The recent case of English v. Richmond (City), 2020 BCSC 1642 provides clear direction for local governments who are regulating the production and cultivation of cannabis; specifically, the case articulates the limitations on their authority to prohibit certain forms of production pursuant to section 8 of the Agricultural Land Reserve Regulation 30/2019 (the “ALR Regulation”).
More generally, this case discusses circumstances where a court will quash a building permit decision and order mandamus.
The case was brought under the Judicial Review Procedure Act, RSBC 1996 c. 241 and concerned a decision by the City of Richmond (the “City”) to refuse a building permit to the plaintiff. The building permit application was submitted on May 6, 2019 to construct a soil-based greenhouse with the intention of cultivating cannabis. The subject property was both ALR land and zoned for agricultural use under the City’s zoning bylaw.
The building inspector refused the application on the grounds that, at the time of the application, the zoning bylaw did not permit the cultivation of cannabis inside structures constructed after July 13, 2018.
At issue was whether section 8(1)(b) of the ALR Regulation was inconsistent with the zoning bylaw’s prohibition of the cultivation of cannabis inside structures. Section 8(1)(b) provides that:
…the use of agricultural land for producing cannabis lawfully may not be prohibited…if the cannabis is produced inside a structure that … has a base consisting entirely of soil.
The standard of review applied by the court was reasonableness.
Interpretation of Section 8 of the ALR Regulation
The Court adopted a textual, contextual and purposive approach to interpret the scope of section 8. It considered statements from the Agricultural Land Commission at the time of the regulatory change to the ALR Regulation in June of 2019. The statements indicated that all forms of cannabis production are a “farm use” and that the ALR Regulation specifically allows local governments to prohibit cannabis production in certain forms.
The Court ultimately found that section 8 created a carve-out for three separate classes of cannabis production facilities that a municipality does not have the authority to prohibit which are:
- cannabis grown in outdoor fields;
- cannabis grown in structures with a soil-base; and
- cannabis grown in pre-existing structures or structures under construction prior to July 13, 2018.
It followed that the relevant provisions of the zoning bylaw, which prohibited the cultivation of medical and non-medical cannabis in all indoor structures, were inconsistent with section 8. As a result, the zoning bylaw was of no force or effect to the extent of the inconsistency.
Remedy for the Plaintiff
The Plaintiff sought an order of mandamus compelling the building inspector to issue the building permit.
The Court confirmed that there is authority that supports an order of mandamus requiring a municipality to issue a building permit that has been wrongfully withheld, and discussed the test for granting such an order.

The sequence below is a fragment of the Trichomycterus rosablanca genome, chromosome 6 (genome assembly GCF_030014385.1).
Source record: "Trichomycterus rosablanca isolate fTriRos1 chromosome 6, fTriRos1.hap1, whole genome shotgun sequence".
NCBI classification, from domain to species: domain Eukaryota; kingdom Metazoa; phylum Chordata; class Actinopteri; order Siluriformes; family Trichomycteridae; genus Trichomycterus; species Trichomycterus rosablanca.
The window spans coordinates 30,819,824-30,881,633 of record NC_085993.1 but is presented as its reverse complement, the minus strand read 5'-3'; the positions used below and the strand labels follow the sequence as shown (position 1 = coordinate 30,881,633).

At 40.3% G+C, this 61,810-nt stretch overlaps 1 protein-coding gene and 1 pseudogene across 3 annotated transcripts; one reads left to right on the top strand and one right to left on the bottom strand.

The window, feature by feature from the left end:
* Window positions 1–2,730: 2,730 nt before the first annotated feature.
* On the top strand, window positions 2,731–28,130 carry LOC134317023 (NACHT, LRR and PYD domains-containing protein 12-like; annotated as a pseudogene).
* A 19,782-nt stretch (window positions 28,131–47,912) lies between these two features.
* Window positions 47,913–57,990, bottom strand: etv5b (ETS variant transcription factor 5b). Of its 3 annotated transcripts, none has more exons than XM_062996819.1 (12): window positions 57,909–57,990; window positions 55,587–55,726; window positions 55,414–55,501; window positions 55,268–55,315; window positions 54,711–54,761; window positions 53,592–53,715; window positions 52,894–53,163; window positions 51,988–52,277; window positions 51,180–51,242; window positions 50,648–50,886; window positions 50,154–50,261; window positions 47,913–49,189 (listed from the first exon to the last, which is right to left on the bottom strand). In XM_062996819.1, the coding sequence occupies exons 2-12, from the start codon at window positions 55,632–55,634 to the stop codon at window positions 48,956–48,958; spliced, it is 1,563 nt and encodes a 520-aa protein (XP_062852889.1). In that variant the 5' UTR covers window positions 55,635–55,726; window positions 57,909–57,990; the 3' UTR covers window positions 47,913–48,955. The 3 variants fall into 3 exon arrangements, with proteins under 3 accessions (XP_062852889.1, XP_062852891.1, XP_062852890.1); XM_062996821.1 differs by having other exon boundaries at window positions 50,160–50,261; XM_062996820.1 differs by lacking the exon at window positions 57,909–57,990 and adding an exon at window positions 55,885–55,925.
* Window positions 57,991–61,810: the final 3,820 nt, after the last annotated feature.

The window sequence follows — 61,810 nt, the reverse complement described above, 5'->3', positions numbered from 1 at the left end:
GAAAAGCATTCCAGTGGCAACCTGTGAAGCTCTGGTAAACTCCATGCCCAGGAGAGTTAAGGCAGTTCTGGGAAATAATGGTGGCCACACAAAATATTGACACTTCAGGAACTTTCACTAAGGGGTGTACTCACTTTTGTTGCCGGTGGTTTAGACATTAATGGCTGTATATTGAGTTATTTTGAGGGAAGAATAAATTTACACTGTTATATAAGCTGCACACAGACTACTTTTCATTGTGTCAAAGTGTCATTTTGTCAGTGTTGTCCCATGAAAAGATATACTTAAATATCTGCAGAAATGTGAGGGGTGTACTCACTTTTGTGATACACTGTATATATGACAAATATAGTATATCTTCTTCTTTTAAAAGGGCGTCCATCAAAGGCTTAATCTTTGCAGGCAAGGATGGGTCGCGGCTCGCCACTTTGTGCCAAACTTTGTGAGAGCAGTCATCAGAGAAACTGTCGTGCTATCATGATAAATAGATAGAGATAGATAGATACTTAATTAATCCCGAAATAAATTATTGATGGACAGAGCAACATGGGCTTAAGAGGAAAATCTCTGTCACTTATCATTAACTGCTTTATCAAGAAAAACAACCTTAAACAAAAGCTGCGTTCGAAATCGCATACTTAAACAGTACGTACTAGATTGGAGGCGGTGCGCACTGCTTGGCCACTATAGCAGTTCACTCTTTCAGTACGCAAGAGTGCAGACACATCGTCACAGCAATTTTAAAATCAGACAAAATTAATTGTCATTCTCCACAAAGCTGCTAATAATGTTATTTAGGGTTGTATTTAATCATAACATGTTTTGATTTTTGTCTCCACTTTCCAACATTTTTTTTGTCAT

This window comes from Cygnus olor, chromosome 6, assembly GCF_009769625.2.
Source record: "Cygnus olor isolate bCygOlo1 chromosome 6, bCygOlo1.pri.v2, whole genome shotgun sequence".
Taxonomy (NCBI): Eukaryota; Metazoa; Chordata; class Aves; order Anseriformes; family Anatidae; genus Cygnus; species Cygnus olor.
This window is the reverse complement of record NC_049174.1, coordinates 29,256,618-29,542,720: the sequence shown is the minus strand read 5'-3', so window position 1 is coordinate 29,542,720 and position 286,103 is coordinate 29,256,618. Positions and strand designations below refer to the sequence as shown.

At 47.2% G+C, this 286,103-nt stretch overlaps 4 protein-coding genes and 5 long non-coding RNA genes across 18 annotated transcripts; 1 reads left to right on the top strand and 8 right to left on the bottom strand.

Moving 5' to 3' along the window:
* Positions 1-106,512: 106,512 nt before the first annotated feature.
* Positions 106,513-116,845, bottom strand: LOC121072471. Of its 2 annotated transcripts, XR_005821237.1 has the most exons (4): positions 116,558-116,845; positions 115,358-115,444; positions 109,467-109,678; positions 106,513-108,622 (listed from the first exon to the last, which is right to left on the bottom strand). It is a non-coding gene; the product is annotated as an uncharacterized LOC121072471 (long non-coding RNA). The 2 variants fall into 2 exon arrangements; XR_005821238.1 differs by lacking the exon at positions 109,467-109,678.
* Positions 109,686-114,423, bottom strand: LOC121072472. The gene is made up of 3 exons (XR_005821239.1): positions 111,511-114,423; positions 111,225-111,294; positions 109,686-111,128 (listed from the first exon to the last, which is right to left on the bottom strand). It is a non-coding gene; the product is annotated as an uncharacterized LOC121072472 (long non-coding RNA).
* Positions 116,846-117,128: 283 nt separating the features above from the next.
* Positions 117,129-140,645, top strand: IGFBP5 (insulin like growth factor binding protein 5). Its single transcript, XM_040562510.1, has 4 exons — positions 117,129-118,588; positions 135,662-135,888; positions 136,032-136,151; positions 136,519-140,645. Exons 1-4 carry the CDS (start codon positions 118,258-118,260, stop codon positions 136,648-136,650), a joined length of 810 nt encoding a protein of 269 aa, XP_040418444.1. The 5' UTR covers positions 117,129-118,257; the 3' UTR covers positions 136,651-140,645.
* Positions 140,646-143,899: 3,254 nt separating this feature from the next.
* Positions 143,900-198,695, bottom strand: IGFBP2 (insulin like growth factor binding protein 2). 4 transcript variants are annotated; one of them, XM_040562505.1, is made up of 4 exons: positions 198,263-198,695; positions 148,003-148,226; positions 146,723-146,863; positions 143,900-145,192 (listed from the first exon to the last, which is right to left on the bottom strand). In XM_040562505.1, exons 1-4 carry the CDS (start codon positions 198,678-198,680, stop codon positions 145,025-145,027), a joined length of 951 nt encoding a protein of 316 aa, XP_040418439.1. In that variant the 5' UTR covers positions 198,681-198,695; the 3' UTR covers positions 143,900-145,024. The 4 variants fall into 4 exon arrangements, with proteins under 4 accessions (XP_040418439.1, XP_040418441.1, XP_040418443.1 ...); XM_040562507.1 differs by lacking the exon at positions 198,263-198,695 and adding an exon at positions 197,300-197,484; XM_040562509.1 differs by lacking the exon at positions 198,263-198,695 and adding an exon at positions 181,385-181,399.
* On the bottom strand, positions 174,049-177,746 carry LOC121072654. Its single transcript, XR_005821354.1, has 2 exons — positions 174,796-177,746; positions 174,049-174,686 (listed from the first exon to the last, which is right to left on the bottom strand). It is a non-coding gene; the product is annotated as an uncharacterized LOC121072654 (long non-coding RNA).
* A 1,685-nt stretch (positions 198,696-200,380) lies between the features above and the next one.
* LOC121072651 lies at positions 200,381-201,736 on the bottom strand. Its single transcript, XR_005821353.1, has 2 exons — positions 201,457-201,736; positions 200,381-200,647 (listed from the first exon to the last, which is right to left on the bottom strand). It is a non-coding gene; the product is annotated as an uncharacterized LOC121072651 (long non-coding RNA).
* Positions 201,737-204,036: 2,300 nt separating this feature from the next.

The first two stages of the test require that a local government owe a legal duty to act and that there is a corresponding duty owed to the applicant: for instance, where a municipality has the public duty to issue building permits to applicants who conform to the requirements set by bylaw. The third factor considers conditions precedent that give rise to the duty, which in the present case was the building permit application process provided for and the subsequent refusal by the City.
The Court also noted the discretionary nature of the order as well as the ultimate “balance of convenience”. Importantly, the Court highlighted that an order of mandamus would be appropriate where there was no other adequate remedy available and no deficiency in the original permit application.
The Court found that the City had ample opportunity to review the application and remitting the matter back to the decision maker would just delay an inevitable outcome. As a result, the mandamus was ordered and the City was compelled to issue the building permit.
Takeaways for Local Governments
A local government is still permitted to regulate the cultivation of cannabis in some forms on agricultural lands. However, bylaws that do so will be of no force and effect if they attempt to prohibit the growth of cannabis in outdoor fields, structures with a soil base (as opposed to cement, for instance) or any structure that was being used or constructed for this purpose prior to July 13, 2018.
A court may also quash a building permit decision and grant an order of mandamus, which compels a local government to issue the refused building permit. Although the order is discretionary, in situations where the local government has relied exclusively on a bylaw provision that is of no force or effect and the application is otherwise free of deficiencies, the court will likely compel the issuance of the building permit.